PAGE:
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Big Tech in 2020: Competition

How the Presidential Candidates Approach Social Media Company Competition

 

 

 

Disinformation spreads across platforms. Advertising, microtargeted using personal information, follows users from social platform to social platform. Privacy and competition conundrums arise when multiple large social media platforms are owned by a single entity. Should large social media companies such as Facebook and Google be broken up to preserve economic competition?

Republican Candidates

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President Donald Trump

President Trump has been critical of large technology and social media companies, citing perceived bias against conservative viewpoints, mismanagement of user data, and diminished market competition in support of antitrust arguments. This has led to internal Department of Justice-led reviews of tech companies and criticism from other members of Trump's cabinet.

Trump suggested the United States should emulate the EU’s approach to tech regulation: "Every week you see [the EU] going after Facebook and Apple and all of these companies... The European Union is suing them all of the time. Well, we should be doing this. They're our companies. So, [the EU is] actually attacking our companies, but we should be doing what they're doing." Trump continues to critique corporate mergers, claiming "too much concentration of power in the hands of too few."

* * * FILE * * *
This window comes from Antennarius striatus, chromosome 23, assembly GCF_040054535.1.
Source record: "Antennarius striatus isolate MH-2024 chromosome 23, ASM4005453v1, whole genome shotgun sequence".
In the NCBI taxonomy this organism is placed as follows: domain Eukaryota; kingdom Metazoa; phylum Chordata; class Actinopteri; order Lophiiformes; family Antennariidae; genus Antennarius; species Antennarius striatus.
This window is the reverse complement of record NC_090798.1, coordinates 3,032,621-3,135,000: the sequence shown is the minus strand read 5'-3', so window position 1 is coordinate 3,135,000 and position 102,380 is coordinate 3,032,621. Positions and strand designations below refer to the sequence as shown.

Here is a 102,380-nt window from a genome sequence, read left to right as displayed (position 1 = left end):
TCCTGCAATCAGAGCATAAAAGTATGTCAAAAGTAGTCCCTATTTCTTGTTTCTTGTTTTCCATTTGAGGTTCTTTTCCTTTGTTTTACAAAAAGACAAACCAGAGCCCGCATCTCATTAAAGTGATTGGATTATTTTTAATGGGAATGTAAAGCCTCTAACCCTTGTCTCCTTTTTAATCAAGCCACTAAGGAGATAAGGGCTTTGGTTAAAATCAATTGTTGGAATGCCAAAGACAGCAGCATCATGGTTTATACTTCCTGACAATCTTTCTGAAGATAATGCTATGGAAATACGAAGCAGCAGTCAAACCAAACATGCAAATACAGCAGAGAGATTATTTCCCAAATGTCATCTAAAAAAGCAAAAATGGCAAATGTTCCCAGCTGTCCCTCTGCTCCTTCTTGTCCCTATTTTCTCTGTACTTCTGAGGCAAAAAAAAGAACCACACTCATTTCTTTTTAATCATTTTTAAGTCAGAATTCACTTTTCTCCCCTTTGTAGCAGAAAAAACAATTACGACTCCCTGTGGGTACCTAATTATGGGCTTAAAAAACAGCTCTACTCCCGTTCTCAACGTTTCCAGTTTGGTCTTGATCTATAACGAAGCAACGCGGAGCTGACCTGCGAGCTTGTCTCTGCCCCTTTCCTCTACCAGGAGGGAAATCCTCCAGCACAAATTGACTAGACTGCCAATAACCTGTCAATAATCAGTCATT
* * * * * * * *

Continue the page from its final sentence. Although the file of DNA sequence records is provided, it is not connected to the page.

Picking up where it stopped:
No known position: Former Governor Bill Weld

Democratic Candidates

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Former Vice President Joe Biden

The Biden campaign told POLITICO "that the former vice president is broadly concerned about economic concentration and would 'aggressively' use antitrust law and other tools to ensure that 'all corporations' do right by their workers and customers." Further, the campaign said that Biden "doesn't think a president should tell antitrust enforcers which companies to go after."

Biden, a supporter of empowering federal investigators to look further into antitrust cases, has stated, "I don't think we spend nearly enough time focusing on antitrust measures."

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Representative Tulsi Gabbard

Gabbard backed Warren’s proposal on breaking up the large technology companies, in favor of designating them as “platform utilities” instead, in addition to introducing her own legislation along similar lines. Gabbard tweeted “Absolute power corrupts absolutely. I agree with Senator Warren on the need to break up big tech companies like Facebook, Google, Amazon. Will be introducing similar legislation in U.S. House.”